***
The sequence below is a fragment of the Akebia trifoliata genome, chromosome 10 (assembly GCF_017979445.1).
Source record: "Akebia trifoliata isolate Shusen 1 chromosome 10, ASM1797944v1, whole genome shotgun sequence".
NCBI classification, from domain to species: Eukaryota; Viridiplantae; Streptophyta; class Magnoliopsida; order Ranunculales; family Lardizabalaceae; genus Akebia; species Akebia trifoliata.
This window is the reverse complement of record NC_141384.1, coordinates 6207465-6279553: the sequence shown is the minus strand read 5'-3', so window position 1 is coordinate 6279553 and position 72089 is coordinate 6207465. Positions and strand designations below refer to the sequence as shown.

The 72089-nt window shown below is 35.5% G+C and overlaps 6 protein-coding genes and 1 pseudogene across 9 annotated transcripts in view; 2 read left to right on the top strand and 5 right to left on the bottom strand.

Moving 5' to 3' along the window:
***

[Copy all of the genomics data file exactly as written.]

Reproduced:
The sequence below is a fragment of the Akebia trifoliata genome, chromosome 10 (assembly GCF_017979445.1).
Source record: "Akebia trifoliata isolate Shusen 1 chromosome 10, ASM1797944v1, whole genome shotgun sequence".
NCBI classification, from domain to species: Eukaryota; Viridiplantae; Streptophyta; class Magnoliopsida; order Ranunculales; family Lardizabalaceae; genus Akebia; species Akebia trifoliata.
This window is the reverse complement of record NC_141384.1, coordinates 6207465-6279553: the sequence shown is the minus strand read 5'-3', so window position 1 is coordinate 6279553 and position 72089 is coordinate 6207465. Positions and strand designations below refer to the sequence as shown.

The 72089-nt window shown below is 35.5% G+C and overlaps 6 protein-coding genes and 1 pseudogene across 9 annotated transcripts in view; 2 read left to right on the top strand and 5 right to left on the bottom strand.

Moving 5' to 3' along the window: